- Bochner integral
mathematics, the Bochner integral extends the definition of Lebesgue integralto functions which take values in a Banach space.
The theory of
vector-valued functions is a chapter of mathematical analysis, concerned with the generalisation to functions taking values in a Banach space, or more general topological vector space, of the notions of infinite sumand integral. It includes as a particular case the idea of operator-valued function, basic in spectral theory, and this case provided much of the motivation around 1930. When the vectors lie in a space of finite dimension, everything typically can be done component-by-component.
Infinite sums of vectors in a Banach space "B", which is "a fortiori" a
complete metric space, converge just when they are Cauchy sequences with respect to the norm of the space. This case, of functions from the natural numbers to "B", presents no particular fresh difficulty. However, some new difficulties arise when considering the integral of functions from a general measure spaceinto a Banach space. These difficulties may be addressed by a straightforward generalization of the usual approach to the Lebesgue integral via simple functions. An integral of a vector-valued function with respect to a measure is often called a Bochner integral, for Salomon Bochner.
Let ("X",Σ,μ) be a measure space and "B" a Banach space. The Bochner integral is defined in much the same way as the Lebesgue integral. First, a simple function is any finite sum of the form
where the "E"i are disjoint members of the σ-algebra Σ, the "b"i are distinct elements of "B", and χE is the
characteristic functionof "E". The integral of a simple function is then defined by
exactly as it is for the ordinary Lebesgue integral.
A measurable function ƒ : "X" → "B" is Bochner integrable if there exists a sequence "s"n of simple functions such that
where the integral on the left-hand side is an ordinary Lebesgue integral.
In this case, the Bochner integral is defined by
Many of the familiar properties of the Lebesgue integral continue to hold for the Bochner integral. Perhaps the most striking example is Bochner's criterion for integrability, which states that if ("X", Σ, μ) is a finite measure space, then a measurable function "f" : "X" → "B" is Bochner integrable if and only if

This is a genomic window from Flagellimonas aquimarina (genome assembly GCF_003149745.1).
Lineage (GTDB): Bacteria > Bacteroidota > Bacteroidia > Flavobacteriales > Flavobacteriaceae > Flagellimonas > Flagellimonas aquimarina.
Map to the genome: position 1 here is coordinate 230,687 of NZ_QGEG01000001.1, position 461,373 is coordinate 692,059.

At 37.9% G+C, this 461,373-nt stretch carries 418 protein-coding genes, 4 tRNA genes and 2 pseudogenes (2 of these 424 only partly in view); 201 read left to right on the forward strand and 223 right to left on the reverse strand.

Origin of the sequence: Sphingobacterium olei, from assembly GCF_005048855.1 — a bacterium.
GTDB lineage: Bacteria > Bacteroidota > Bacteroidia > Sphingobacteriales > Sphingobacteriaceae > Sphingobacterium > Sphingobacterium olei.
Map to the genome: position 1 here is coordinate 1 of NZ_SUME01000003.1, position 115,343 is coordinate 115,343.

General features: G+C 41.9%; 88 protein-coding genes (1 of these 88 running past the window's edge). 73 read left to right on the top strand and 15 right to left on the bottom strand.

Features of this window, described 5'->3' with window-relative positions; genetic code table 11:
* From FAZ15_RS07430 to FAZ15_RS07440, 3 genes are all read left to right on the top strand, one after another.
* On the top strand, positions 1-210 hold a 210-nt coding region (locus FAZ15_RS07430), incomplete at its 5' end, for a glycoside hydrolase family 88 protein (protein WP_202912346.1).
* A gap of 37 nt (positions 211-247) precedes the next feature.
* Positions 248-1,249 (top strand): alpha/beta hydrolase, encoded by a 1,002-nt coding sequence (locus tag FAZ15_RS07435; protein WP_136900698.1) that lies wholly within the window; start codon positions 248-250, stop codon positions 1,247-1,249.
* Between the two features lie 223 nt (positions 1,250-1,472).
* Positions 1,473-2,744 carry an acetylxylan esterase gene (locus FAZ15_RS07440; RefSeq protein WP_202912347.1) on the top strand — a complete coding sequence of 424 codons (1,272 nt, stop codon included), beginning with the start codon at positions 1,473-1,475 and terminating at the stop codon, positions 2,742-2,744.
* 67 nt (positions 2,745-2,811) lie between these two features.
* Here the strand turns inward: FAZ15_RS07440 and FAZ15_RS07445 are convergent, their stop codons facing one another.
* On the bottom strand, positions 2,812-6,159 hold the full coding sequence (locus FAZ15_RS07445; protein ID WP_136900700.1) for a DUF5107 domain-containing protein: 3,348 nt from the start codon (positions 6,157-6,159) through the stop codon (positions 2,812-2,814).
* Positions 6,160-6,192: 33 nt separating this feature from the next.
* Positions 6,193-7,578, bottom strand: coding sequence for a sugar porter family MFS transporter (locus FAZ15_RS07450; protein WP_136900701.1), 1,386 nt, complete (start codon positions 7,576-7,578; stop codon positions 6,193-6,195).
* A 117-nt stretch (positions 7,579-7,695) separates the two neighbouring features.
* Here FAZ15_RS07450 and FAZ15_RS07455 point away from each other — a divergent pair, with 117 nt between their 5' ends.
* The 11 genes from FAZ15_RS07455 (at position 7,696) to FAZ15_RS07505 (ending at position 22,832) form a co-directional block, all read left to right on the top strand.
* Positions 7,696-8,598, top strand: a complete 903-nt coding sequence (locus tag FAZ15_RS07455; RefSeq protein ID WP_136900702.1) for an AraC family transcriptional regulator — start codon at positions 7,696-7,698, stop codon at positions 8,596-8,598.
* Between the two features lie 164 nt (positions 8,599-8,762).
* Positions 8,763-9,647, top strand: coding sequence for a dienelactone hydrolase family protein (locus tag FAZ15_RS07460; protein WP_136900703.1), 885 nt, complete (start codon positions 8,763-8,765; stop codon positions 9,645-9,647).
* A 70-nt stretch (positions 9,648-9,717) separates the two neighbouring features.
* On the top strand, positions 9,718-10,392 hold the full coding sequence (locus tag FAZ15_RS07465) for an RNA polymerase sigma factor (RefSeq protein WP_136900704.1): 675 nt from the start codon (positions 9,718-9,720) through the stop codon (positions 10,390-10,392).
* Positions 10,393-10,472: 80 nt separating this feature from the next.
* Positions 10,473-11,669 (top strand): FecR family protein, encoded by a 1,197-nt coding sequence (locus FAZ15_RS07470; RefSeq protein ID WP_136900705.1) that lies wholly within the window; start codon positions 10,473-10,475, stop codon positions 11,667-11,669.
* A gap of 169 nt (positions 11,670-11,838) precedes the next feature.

A version of the
dominated convergence theoremalso holds for the Bochner integral. Specifically, if "f""n" : "X" → "B" is a sequence of measurable functions tending almost everywhere to a limit function "f", and if
for almost every "x" ∈ "X", and "g" ∈ "L"1(μ), then
as "n"→∞ and
for all "E" ∈ Σ.
If "f" is Bochner integrable, then the inequality
for all "E" ∈ Σ. In particular, the set function
defines a countably-additive "B"-valued
vector measureon "X" which is absolutely continuouswith respect to μ.
An important fact about the Bochner integral is that the
Radon-Nikodym theorem"fails" to hold in general. This results in an important property of Banach spaces known as the Radon-Nikodym property. Specifically, if μ is a measure on the Banach space "B", then "B" has the Radon-Nikodym property with respect to μ if, for every vector measure on "X" with values in "B" which is absolutely continuous with respect to μ, there is a μ-integrable function "g" : "X" → "B" such that
for every measurable set "E". "B" has the Radon-Nikodym property if it has this property with respect to every finite measure. It is known that the space "ℓ"1 has the Radon-Nikodym property, but "c"0 and the space "L"1(Ω), for Ω an open, bounded domain in R"n", do not. Spaces with Radon-Nikodym property include separable dual spaces (this is the
Dunford–Pettis theorem) and reflexive spaces, which include, in particular, Hilbert spaces.
*citation|first=Joseph|last=Diestel|title=Sequences and series in Banach spaces. Graduate Texts in Mathematics|publisher=Springer-Verlag|year=1984|isbn=0-387-90859-5
*Citation | last1=Diestel | first1=J. | last2=Uhl | first2=J. J. | title=Vector measures | publisher=
American Mathematical Society| location=Providence, R.I. | isbn=978-0-8218-1515-1 | year=1977
* (now published by springer Verlag)
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